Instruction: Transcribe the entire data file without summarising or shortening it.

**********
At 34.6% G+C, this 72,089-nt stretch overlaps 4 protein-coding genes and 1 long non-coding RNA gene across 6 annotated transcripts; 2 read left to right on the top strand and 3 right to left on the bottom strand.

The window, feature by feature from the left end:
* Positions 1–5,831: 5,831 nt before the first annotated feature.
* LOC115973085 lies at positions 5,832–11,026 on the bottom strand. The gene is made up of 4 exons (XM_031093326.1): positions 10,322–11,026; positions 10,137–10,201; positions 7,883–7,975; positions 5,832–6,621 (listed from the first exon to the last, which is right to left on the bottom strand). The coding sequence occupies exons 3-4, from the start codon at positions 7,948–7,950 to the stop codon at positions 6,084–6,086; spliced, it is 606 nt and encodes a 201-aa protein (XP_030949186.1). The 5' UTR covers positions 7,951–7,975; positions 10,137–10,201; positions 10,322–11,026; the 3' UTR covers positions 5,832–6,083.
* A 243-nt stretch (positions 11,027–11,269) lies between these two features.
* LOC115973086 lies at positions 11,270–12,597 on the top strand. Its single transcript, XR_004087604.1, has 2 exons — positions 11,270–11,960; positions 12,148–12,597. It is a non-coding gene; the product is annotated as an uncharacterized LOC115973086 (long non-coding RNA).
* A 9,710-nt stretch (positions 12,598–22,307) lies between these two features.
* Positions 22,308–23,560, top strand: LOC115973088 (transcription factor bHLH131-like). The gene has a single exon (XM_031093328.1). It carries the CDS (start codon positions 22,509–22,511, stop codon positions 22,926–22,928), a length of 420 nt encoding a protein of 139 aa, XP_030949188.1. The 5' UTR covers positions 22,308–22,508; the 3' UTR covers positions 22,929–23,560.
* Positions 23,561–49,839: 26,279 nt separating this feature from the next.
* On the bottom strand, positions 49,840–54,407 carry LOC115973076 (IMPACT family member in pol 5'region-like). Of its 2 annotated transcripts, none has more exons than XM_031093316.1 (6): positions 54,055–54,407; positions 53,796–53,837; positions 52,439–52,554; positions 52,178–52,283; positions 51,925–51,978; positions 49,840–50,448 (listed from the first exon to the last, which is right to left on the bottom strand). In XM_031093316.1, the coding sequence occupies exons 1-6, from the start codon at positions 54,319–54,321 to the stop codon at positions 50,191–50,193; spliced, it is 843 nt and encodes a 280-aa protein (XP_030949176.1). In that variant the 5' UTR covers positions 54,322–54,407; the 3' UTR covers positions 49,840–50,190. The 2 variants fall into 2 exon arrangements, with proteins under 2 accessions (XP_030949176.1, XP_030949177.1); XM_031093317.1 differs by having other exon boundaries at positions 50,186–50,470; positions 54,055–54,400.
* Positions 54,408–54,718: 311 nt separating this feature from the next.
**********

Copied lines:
At 34.6% G+C, this 72,089-nt stretch overlaps 4 protein-coding genes and 1 long non-coding RNA gene across 6 annotated transcripts; 2 read left to right on the top strand and 3 right to left on the bottom strand.

The window, feature by feature from the left end:
* Positions 1–5,831: 5,831 nt before the first annotated feature.
* LOC115973085 lies at positions 5,832–11,026 on the bottom strand. The gene is made up of 4 exons (XM_031093326.1): positions 10,322–11,026; positions 10,137–10,201; positions 7,883–7,975; positions 5,832–6,621 (listed from the first exon to the last, which is right to left on the bottom strand). The coding sequence occupies exons 3-4, from the start codon at positions 7,948–7,950 to the stop codon at positions 6,084–6,086; spliced, it is 606 nt and encodes a 201-aa protein (XP_030949186.1). The 5' UTR covers positions 7,951–7,975; positions 10,137–10,201; positions 10,322–11,026; the 3' UTR covers positions 5,832–6,083.
* A 243-nt stretch (positions 11,027–11,269) lies between these two features.
* LOC115973086 lies at positions 11,270–12,597 on the top strand. Its single transcript, XR_004087604.1, has 2 exons — positions 11,270–11,960; positions 12,148–12,597. It is a non-coding gene; the product is annotated as an uncharacterized LOC115973086 (long non-coding RNA).
* A 9,710-nt stretch (positions 12,598–22,307) lies between these two features.
* Positions 22,308–23,560, top strand: LOC115973088 (transcription factor bHLH131-like). The gene has a single exon (XM_031093328.1). It carries the CDS (start codon positions 22,509–22,511, stop codon positions 22,926–22,928), a length of 420 nt encoding a protein of 139 aa, XP_030949188.1. The 5' UTR covers positions 22,308–22,508; the 3' UTR covers positions 22,929–23,560.
* Positions 23,561–49,839: 26,279 nt separating this feature from the next.
* On the bottom strand, positions 49,840–54,407 carry LOC115973076 (IMPACT family member in pol 5'region-like). Of its 2 annotated transcripts, none has more exons than XM_031093316.1 (6): positions 54,055–54,407; positions 53,796–53,837; positions 52,439–52,554; positions 52,178–52,283; positions 51,925–51,978; positions 49,840–50,448 (listed from the first exon to the last, which is right to left on the bottom strand). In XM_031093316.1, the coding sequence occupies exons 1-6, from the start codon at positions 54,319–54,321 to the stop codon at positions 50,191–50,193; spliced, it is 843 nt and encodes a 280-aa protein (XP_030949176.1). In that variant the 5' UTR covers positions 54,322–54,407; the 3' UTR covers positions 49,840–50,190. The 2 variants fall into 2 exon arrangements, with proteins under 2 accessions (XP_030949176.1, XP_030949177.1); XM_031093317.1 differs by having other exon boundaries at positions 50,186–50,470; positions 54,055–54,400.
* Positions 54,408–54,718: 311 nt separating this feature from the next.